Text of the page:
Last Tuesday, the FT asked the question “Where will corporate America’s overseas cash pile go?” Excellent question.
Until Trump proposed a repatriation tax and lower overseas corporate taxes, the share buyback binge which has propelled the US equity market for the past 7 years was set to peak. Goldman Sachs estimates that the tax holiday will result in 200 billion USD of repatriations. The expectation is that most of this cash will be directed at share buybacks and dividends, although share buybacks will likely dominate as the more tax efficient shareholder reward.
Let’s try to argue against this consensus scenario. There are basically three things you can do with corporate cash, you can buy back shares, you can buy other companies, you can invest in capacity, or you can retire debt. Interest rates are rising which implies that, one, indebtedness is expensive, and two, investment in capacity faces a higher hurdle rate of return. Buying back shares raises the leverage of the company making it relatively more indebted. Buying other companies raises leverage far faster than share buybacks. Investment in capacity may be justified if final demand picks up but, ceteris paribus, higher interest rates means less investment. How about retiring debt either through buy backs or simply attrition.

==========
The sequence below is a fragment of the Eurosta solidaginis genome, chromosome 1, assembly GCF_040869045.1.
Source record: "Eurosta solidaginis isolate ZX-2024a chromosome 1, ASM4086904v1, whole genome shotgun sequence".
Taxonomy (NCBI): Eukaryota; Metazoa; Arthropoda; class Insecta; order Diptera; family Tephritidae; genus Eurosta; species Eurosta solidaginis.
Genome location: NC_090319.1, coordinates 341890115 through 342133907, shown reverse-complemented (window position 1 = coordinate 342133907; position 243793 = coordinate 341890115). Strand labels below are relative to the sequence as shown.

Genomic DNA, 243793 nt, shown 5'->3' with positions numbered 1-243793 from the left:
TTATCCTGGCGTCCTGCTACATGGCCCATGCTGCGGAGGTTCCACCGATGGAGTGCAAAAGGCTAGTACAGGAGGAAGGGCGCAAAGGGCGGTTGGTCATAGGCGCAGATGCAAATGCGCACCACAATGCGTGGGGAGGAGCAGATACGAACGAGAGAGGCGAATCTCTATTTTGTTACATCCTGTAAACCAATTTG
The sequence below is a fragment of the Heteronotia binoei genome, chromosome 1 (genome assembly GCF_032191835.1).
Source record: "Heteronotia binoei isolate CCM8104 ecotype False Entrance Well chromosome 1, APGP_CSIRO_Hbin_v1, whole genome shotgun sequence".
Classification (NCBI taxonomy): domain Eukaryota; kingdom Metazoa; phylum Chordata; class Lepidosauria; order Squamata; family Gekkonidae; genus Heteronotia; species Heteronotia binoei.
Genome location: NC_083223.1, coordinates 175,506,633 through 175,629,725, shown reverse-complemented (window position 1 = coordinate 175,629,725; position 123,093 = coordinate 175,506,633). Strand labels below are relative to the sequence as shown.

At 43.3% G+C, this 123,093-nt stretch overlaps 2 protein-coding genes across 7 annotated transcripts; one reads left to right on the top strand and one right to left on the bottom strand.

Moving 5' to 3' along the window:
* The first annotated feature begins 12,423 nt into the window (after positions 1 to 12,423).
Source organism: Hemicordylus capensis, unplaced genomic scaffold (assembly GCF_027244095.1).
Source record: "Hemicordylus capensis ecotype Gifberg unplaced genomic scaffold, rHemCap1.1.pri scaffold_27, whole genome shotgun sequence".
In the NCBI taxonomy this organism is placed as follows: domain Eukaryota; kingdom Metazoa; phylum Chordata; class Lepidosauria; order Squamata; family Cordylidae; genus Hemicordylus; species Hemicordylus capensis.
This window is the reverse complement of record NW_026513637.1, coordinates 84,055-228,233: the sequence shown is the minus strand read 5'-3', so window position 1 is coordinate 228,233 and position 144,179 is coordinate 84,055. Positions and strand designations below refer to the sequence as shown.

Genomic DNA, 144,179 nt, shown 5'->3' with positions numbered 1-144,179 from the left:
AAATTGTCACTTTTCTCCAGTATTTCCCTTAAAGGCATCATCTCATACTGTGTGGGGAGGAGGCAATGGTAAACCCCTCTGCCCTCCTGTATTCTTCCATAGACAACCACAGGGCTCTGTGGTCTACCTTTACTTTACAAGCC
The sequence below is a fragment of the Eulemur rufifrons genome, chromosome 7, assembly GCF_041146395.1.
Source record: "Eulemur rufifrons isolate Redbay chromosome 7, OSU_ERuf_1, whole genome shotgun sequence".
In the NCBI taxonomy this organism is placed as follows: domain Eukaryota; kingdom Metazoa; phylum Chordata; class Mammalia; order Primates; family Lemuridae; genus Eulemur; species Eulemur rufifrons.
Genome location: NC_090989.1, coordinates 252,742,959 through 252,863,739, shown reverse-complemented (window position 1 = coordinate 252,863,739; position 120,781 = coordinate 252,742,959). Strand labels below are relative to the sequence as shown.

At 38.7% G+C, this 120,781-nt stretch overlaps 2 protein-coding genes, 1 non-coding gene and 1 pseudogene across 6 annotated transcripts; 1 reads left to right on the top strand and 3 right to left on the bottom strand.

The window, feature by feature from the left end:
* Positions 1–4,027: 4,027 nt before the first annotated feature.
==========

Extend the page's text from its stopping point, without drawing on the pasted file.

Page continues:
Net debt to EBITDA for S&P 500 companies rose from 1.1X in 2013 to 1.7X while total debt to EBITDA rose from 3.6X to 4.6X. This is a considerable increase in leverage in a short time. The scope for a deleveraging cycle is ample. If US companies embark on strengthening their balance sheets, by eschewing share buybacks and reducing indebtedness, the impact on credit spreads could be significant.
From 2002 to 2007, credit spreads tightened as leverage fell. From 2007 to 2008, leverage rose and credit spreads surged, although the catalyst to be fair was not in the corporate credit market but in the housing market. The credit rally from 2010 to 2014 coincided with balance sheet deleveraging. What is remarkable about the credit market has been the rally from February 2016 to date which has occurred while corporate leverage is still increasing. If corporates start reducing their leverage, we could be seeing a more sustained rally in credit and spreads reaching for the lows of the 2004 -2006 period.